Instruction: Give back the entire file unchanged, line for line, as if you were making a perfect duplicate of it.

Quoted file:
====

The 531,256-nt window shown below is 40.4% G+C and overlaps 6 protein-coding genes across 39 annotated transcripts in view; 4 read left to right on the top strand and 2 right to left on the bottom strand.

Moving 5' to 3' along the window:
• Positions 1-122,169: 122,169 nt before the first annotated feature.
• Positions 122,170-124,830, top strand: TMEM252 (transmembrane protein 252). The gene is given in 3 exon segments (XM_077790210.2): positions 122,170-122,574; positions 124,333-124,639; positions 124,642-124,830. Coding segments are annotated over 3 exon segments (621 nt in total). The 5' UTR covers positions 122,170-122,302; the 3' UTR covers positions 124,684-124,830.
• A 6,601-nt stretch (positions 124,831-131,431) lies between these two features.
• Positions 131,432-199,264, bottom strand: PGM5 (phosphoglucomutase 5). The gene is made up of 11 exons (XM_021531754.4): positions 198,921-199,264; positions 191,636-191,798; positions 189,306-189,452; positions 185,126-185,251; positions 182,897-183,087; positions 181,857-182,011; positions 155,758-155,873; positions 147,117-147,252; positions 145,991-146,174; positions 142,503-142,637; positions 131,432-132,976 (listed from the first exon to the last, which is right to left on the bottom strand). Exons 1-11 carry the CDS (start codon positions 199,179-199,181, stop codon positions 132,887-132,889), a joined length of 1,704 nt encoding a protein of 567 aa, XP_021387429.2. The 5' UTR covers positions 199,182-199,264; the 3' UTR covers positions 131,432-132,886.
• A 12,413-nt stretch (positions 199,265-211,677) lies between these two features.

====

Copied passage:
The 531,256-nt window shown below is 40.4% G+C and overlaps 6 protein-coding genes across 39 annotated transcripts in view; 4 read left to right on the top strand and 2 right to left on the bottom strand.

Moving 5' to 3' along the window:
• Positions 1-122,169: 122,169 nt before the first annotated feature.
• Positions 122,170-124,830, top strand: TMEM252 (transmembrane protein 252). The gene is given in 3 exon segments (XM_077790210.2): positions 122,170-122,574; positions 124,333-124,639; positions 124,642-124,830. Coding segments are annotated over 3 exon segments (621 nt in total). The 5' UTR covers positions 122,170-122,302; the 3' UTR covers positions 124,684-124,830.
• A 6,601-nt stretch (positions 124,831-131,431) lies between these two features.
• Positions 131,432-199,264, bottom strand: PGM5 (phosphoglucomutase 5). The gene is made up of 11 exons (XM_021531754.4): positions 198,921-199,264; positions 191,636-191,798; positions 189,306-189,452; positions 185,126-185,251; positions 182,897-183,087; positions 181,857-182,011; positions 155,758-155,873; positions 147,117-147,252; positions 145,991-146,174; positions 142,503-142,637; positions 131,432-132,976 (listed from the first exon to the last, which is right to left on the bottom strand). Exons 1-11 carry the CDS (start codon positions 199,179-199,181, stop codon positions 132,887-132,889), a joined length of 1,704 nt encoding a protein of 567 aa, XP_021387429.2. The 5' UTR covers positions 199,182-199,264; the 3' UTR covers positions 131,432-132,886.
• A 12,413-nt stretch (positions 199,265-211,677) lies between these two features.